2.11 On 8 November 1989, the European Commission on Human Rights declared inadmissible as "manifestly ill-founded" the author's complaint relating to the length of his provisional detention (défaut manifeste de fondement). On 10 June 1991, the author filed another complaint with the European Commission, which was registered as case No. 18563/91. In this new complaint, the author argued: (a) that he had been unlawfully arrested; (b) that he had not been tried within a reasonable period of time; (c) that his right to be presumed innocent until proven guilty according to law had been violated (argument related to the customs reports); and (d) that his right to obtain the attendance and examination of the maritime expert as a witness on his behalf had been violated.
2.12 On 5 May 1993, the European Commission on Human Rights declared case No. 18563/91 inadmissible, invoking different grounds. With respect to the claim of unlawful arrest, it noted that the final decision in the relevant judicial proceedings in respect of this claim, i.e., the forgery proceedings, had been delivered more than six months before the author had filed his case with the Commission. That part of the case was declared inadmissible ratione temporis. The claims about undue prolongation of the proceedings and the violation of the presumption of innocence were dismissed as unsubstantiated. Concerning the alleged denial of the right to have a witness examined on the author's behalf, the Commission concluded that, as the author had failed to raise this issue before the Court of Cassation, domestic remedies had not been exhausted.
2.13 By letter dated 3 January 1994, the author notes that he has filed two further complaints with the European Commission on Human Rights, and that these complaints have been registered. The author does not specify the contents of these two new cases. He points out that the issue of his allegedly unlawful arrest cannot be considered by the European Commission, because of the six months rule. He reaffirms that he was arrested in international waters, and that the customs officers falsified all documents, including the logbook and the radio journal. He reiterates that his trial was unfair, as he was not allowed to have an expert witness called on his behalf.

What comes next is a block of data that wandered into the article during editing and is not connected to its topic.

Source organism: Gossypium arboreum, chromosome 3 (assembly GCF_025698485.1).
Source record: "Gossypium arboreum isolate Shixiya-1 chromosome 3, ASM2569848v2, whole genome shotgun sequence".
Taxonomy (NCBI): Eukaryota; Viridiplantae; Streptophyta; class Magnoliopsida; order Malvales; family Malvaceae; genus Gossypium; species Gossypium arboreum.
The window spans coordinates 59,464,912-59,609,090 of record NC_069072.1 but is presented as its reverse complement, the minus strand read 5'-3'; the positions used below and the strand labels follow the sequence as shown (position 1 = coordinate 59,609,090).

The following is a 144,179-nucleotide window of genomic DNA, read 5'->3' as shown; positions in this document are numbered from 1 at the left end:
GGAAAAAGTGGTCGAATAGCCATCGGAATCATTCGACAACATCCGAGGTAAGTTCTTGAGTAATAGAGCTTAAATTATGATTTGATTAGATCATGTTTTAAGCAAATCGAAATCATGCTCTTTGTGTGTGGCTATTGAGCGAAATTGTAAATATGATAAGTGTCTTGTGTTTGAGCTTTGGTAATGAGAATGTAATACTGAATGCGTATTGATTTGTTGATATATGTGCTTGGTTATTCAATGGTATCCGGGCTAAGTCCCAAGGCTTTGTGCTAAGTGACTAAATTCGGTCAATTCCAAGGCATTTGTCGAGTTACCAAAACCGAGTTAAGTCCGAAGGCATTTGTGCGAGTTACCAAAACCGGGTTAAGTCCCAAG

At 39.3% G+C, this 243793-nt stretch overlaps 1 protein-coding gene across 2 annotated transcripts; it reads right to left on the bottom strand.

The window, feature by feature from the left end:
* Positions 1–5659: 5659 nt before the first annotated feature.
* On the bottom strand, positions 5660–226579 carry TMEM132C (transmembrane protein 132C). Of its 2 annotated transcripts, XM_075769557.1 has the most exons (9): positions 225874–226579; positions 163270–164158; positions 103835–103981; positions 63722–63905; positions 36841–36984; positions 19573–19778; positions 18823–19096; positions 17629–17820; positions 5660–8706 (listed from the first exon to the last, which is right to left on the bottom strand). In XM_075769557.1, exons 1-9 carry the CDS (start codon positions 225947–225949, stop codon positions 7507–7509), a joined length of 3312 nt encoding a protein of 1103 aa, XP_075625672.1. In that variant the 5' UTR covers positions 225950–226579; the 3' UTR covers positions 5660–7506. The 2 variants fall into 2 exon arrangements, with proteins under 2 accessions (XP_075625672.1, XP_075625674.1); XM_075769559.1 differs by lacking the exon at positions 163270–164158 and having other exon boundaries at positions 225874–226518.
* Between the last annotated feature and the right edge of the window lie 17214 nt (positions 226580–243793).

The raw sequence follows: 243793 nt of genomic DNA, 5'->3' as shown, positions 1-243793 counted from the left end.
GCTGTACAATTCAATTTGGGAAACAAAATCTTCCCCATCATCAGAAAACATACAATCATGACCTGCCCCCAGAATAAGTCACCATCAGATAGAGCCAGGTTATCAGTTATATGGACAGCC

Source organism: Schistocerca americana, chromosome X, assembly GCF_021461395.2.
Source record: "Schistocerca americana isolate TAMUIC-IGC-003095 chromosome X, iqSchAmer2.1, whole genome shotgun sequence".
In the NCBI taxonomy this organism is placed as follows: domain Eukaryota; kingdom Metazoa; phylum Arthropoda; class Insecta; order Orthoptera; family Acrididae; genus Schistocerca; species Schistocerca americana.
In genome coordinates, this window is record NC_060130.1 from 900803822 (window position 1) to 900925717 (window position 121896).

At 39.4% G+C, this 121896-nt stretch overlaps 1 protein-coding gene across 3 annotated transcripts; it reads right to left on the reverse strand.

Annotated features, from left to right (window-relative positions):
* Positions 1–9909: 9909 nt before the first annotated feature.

2.14 On 14 August 1994, the author noted that although the maximum prison term for the offences he was found guilty of, and initially sentenced to, was 10 years' imprisonment, the Court of Appeal of Douai sentenced him to 12 years. He indicates that, in 1993, a new Criminal Code entered into force in France, under which the maximum prison term for each of these offences is also 10 years. The author fails to understand that the 12 years' prison sentence is a cumulative one. Under the new Criminal Code, the offences of which the author was convicted are: (a) unauthorized transport of illicit drugs (sentence: up to 10 years' imprisonment and a maximum 50 million French francs' fine), and (b) unauthorized import of illicit drugs (maximum sentence: 10 years' imprisonment and a maximum 50 million French francs' fine). In the same context, the author notes that, on 6 July 1994, the Court of Appeal of Douai rejected his complaint about a violation of article 15 of the Covenant and of article 7 of the European Convention for the Protection of Human Rights and Fundamental Freedoms (which corresponds to article 15). He notes that, on the basis of previous experience, an appeal to the Court of Cassation would be futile and ineffective.